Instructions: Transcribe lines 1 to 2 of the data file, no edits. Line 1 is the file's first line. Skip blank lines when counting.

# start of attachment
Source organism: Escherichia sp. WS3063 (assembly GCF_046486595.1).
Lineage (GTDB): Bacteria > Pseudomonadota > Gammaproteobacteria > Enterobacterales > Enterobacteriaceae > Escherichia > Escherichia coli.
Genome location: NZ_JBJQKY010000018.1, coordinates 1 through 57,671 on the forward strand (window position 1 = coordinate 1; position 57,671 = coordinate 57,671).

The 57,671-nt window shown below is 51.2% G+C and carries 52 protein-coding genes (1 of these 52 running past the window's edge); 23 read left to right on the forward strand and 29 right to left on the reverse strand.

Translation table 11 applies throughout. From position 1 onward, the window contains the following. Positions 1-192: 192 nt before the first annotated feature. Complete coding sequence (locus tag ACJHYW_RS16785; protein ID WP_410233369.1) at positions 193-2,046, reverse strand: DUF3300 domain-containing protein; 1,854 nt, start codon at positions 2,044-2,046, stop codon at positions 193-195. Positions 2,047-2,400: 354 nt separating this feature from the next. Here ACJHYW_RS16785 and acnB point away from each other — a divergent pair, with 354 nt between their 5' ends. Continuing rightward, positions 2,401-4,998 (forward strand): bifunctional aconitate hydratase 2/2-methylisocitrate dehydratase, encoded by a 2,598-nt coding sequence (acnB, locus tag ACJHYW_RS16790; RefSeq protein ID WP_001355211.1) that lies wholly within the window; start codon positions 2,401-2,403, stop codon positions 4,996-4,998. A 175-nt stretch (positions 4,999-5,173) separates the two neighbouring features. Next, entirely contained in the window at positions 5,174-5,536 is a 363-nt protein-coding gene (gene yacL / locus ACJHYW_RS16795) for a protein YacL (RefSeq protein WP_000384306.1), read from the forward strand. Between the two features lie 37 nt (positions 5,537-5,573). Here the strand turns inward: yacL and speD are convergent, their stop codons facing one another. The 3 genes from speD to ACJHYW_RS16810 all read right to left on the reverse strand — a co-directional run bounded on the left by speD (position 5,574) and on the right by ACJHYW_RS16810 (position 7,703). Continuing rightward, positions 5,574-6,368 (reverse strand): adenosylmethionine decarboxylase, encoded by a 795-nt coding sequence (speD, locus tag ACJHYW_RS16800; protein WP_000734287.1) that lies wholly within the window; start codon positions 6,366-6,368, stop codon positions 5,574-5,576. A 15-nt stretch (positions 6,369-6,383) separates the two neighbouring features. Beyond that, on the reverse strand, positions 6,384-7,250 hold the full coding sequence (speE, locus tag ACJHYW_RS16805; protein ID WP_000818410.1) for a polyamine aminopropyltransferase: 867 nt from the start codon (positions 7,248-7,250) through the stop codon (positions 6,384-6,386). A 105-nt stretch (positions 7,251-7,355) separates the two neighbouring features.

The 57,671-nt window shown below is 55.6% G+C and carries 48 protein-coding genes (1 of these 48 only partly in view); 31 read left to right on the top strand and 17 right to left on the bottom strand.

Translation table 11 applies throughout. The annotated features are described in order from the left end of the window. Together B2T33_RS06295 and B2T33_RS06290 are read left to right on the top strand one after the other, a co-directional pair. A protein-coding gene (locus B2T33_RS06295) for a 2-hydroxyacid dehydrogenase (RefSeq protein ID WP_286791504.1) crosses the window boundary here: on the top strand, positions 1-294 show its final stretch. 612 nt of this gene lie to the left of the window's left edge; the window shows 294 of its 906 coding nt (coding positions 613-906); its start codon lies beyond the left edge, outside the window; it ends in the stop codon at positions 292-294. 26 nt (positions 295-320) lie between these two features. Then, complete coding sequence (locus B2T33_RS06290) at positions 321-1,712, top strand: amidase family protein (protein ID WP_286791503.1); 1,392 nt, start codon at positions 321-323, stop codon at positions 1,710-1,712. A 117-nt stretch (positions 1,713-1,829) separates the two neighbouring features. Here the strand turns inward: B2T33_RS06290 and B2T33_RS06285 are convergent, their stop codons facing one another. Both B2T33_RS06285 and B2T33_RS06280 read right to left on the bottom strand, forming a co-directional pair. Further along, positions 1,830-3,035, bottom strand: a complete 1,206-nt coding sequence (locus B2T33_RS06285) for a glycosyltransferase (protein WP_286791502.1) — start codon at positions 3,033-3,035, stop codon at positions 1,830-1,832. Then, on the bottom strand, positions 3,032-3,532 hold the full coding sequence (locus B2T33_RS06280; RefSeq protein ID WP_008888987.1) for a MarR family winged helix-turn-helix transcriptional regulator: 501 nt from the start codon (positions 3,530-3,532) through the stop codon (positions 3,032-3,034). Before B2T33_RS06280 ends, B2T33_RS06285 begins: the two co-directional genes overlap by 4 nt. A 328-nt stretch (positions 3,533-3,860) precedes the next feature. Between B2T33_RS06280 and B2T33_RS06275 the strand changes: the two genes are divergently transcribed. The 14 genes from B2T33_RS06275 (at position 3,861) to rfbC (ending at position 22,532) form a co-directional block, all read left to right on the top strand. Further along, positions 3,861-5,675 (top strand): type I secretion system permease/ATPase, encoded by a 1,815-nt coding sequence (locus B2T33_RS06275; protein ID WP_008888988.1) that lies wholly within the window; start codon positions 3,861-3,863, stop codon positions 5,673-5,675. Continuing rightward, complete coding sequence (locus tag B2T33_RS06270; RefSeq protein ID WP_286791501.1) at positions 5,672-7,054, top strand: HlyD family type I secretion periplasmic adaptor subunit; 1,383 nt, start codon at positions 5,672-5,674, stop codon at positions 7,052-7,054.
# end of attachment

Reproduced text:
Source organism: Escherichia sp. WS3063 (assembly GCF_046486595.1).
Lineage (GTDB): Bacteria > Pseudomonadota > Gammaproteobacteria > Enterobacterales > Enterobacteriaceae > Escherichia > Escherichia coli.